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Beer – #1,091 – Rodenbach – Vintage 2016

Rodenbach Vintage 2016 (Foeder No. 222), I was drawn in by the gold wrapping, like a Magpie to silver foil. Because I’m only having one beer tonight the idea is to make it a good one, right? (Also might have another beer later, it’s that kind of night)

Foeder” (say it “FOOD-er”) is the Dutch word for what is essentially a large, vertical oak vessel in which beer is fermented, in many sizes, but the line is often drawn at 600 liters, which is around 160 gallons, or roughly three times the size of the average oak barrel.

long and nicely balanced

Rodenbach Vintage 2016 (Foeder No. 222) is in a lovely gold wrapped 750ml bottle, beer that is 7% ABV which makes it around 4.13 standard drinks in NZ, and around 210 calories a serve size (355ml)

Rodenbach Vintage 2016 is brewed by Brouwerij Rodenbach (Swinkels Family Brewers) who are based in  🇧🇪 Roeselare, Belgium and this if in the style that is  a Sour Flemish Ale – Flanders Red / Oud Bruin


Rodenbach Vintage 2016 is an unblended Flemish Red-Brown ale that has matured for 2 years in 4,000 gallon oak casks. It has a unique balanced sweet-sour taste and a long, fresh, fruity aftertaste

Rodenbach Vintage 2016 is a unique unblended Flemish Red ale that is matured for 2 years in standing oak casks (foeders).  Brewmaster Rudi Ghequire hand-selects the best beer from a single foeder for each Vintage year.

Rodenbach Vintage 2016 has an acidic, appley fruitiness combined with caramel, wild honey and oak with a touch of vanilla, cherry and licorice.

The aroma consists of touches of caramel and oak, as well as green apples mixed with honey and chocolate.

The slightly sour, fruity aftertaste is long and nicely balanced, just like a Grand Cru wine.

So, What could possibly go wrong?

Well the clumsy fingers I’ve aged into made it a fight, one that I hope is worth winning. It has the appearance of cork and cage, certainly cage, winder if it will be a cap though, which would be more normal I expect. And it’s a cork! delight! Then there’s the cork, what a fiasco it is having these fingers, but I won out.

Glory in a Glass

The aroma from the newly opened bottle is lovely light sour fruitiness.

The pour is a lovely golden bright red that settles into a much darker shade of red in the glass, where it is septs as expected a muddy reddish brown with a memory of head but is now a scant film atop.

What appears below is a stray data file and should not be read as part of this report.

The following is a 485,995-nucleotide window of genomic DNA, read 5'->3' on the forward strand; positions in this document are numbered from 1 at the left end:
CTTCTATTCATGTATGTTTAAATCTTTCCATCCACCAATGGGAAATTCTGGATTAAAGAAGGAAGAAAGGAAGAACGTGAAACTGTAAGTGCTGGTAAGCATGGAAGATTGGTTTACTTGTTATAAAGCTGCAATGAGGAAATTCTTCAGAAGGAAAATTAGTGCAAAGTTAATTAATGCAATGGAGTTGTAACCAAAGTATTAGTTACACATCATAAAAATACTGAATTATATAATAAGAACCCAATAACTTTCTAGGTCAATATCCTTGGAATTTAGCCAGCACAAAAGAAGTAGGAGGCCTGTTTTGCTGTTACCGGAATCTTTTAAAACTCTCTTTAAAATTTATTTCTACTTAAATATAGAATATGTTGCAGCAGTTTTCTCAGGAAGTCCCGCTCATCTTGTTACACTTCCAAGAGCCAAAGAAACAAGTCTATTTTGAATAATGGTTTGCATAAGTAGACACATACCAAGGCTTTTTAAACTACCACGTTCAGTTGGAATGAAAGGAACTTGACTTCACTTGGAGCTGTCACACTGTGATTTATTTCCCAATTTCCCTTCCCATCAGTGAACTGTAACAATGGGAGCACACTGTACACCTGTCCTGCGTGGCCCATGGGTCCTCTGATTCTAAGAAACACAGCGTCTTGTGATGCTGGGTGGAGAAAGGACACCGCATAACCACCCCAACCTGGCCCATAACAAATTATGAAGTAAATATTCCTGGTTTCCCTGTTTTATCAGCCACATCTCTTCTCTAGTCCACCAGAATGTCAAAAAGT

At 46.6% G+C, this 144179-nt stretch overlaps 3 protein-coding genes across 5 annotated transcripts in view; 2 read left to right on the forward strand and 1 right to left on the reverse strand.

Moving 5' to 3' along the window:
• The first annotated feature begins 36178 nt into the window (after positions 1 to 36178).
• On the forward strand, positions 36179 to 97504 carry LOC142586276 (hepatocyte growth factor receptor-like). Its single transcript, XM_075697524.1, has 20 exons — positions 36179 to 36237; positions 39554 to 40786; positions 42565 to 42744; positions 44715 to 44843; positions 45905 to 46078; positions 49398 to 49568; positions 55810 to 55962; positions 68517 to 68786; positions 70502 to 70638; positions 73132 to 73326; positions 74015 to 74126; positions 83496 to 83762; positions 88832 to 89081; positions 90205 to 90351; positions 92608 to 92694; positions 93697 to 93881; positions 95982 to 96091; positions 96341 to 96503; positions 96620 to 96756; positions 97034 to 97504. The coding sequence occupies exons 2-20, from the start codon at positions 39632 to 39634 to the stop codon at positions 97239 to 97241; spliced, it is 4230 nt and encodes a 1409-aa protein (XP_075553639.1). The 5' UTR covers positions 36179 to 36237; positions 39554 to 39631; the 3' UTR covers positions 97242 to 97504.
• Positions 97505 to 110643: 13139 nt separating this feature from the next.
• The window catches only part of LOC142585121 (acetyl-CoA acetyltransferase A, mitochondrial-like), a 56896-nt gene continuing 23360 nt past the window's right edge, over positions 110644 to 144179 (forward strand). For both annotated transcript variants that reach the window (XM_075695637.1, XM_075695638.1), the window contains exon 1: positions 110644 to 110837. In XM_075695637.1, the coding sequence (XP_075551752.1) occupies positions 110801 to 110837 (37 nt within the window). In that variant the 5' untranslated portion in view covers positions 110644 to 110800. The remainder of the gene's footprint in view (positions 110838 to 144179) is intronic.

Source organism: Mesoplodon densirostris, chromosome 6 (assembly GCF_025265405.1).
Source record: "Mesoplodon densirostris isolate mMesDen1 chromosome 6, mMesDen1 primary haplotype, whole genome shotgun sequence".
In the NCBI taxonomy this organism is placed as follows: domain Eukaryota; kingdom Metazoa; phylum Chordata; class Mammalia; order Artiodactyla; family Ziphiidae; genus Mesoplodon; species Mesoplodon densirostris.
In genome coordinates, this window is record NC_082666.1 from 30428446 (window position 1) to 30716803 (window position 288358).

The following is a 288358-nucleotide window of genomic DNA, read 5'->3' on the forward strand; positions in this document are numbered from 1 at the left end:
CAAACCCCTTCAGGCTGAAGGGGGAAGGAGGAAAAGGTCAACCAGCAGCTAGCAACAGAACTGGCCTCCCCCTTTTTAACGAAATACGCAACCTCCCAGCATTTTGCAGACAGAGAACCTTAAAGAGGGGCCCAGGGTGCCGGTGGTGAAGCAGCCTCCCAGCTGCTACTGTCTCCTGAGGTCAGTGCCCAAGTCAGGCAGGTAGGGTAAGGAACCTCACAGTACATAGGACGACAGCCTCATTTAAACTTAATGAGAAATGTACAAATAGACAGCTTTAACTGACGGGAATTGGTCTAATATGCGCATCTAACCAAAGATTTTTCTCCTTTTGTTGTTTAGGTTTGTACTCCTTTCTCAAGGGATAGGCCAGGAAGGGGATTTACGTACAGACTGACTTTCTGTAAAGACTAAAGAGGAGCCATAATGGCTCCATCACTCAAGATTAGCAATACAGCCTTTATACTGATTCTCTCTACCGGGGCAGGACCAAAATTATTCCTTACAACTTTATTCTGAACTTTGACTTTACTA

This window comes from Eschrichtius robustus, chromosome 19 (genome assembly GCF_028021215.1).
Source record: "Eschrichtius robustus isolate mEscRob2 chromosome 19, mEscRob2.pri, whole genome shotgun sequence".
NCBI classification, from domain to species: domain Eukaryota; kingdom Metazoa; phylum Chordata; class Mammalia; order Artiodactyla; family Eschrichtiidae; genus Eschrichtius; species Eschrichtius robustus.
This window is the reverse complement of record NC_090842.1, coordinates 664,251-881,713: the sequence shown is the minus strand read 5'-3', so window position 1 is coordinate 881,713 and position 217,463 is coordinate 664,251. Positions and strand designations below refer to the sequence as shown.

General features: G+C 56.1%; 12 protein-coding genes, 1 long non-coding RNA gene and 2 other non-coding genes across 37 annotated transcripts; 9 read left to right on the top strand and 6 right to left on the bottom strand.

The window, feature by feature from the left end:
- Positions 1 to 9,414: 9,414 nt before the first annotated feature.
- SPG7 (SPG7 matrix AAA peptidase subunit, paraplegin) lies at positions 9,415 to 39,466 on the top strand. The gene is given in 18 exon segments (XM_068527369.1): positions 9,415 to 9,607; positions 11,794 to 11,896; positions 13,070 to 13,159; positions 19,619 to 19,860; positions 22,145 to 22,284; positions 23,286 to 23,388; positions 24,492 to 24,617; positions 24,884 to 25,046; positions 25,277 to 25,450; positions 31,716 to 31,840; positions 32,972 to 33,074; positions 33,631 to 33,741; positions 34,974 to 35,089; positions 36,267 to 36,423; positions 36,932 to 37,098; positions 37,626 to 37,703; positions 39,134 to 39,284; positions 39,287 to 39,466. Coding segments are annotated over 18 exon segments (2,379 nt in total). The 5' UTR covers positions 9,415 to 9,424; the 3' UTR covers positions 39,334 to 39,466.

The aroma in the glass is much deeper and has a tonne of wine and deep fruit notes, and a hint of something like a bubblegum if I’m being fanciful and wordy.

This is drop dead gorgeous to drink, there’s an outstanding level of bitterness that is carried on a much lighter fruit cushion with quite a high sugar hit to finish and fall away easily, to a smile.  Making my lips I can’t help but pucker and squint a little at that sourness, in a good way not that one of aghast and horror.  This is really enjoyable beer.

On the Untappd app this came out as my 2,000th unique beer that I’ve checked into, I’m sure I’ve had more beers, but who can remember those. I’m happy that this was a milestone beer in some respects, although 2,000 unique beers isn’t something that you could be proud of.

The pdubyah-o-meter rates this as 9 of its things from the thing. It I a most excellent beer with a great aroma and lovely sourness and a journey of tastes. They never look the best but this has great colour.  I’d of course have liked more fruit notes in this, but it’s only a wish on an otherwise glorious beer.

The double dip review

  • Where did I get it? The local Liquorland has some, but I checked on-line and they are in a few good places.
  • Am I enjoying it? I really am, it’s lovely and a favourite style.
  • Would I have another? Yes, easily and readily.
  • Would I share with a friend on a porch and set the world to rights? Absolutely yes, this is nice easy drinking beer despite the underlying sourness that it promises, there’s plenty of sweetness and enjoyment to be had. That an a conversation about 4,000 gallon wooden Foeder’s

Music for this:  Giants of All Sizes by Elbow  Which I have on Vinyl, a horrible green colour it is.


The sour red/brown beers of Flanders can be considered as two different styles, or two ends of a single style continuum, depending on how you choose to view the issue. They are a clearly–defined sour ale subtype, one with strong historical traditions. Their character blends rich malt with tartness, and usually some fruity character as well. Oak aging is common in the traditional production of the style and therefore is often evident in the character. Many examples are also aged on fruit. At the red end of the style, the classic is Rodenbach at the brown end it is Liefmans, and there are several very good examples in between.


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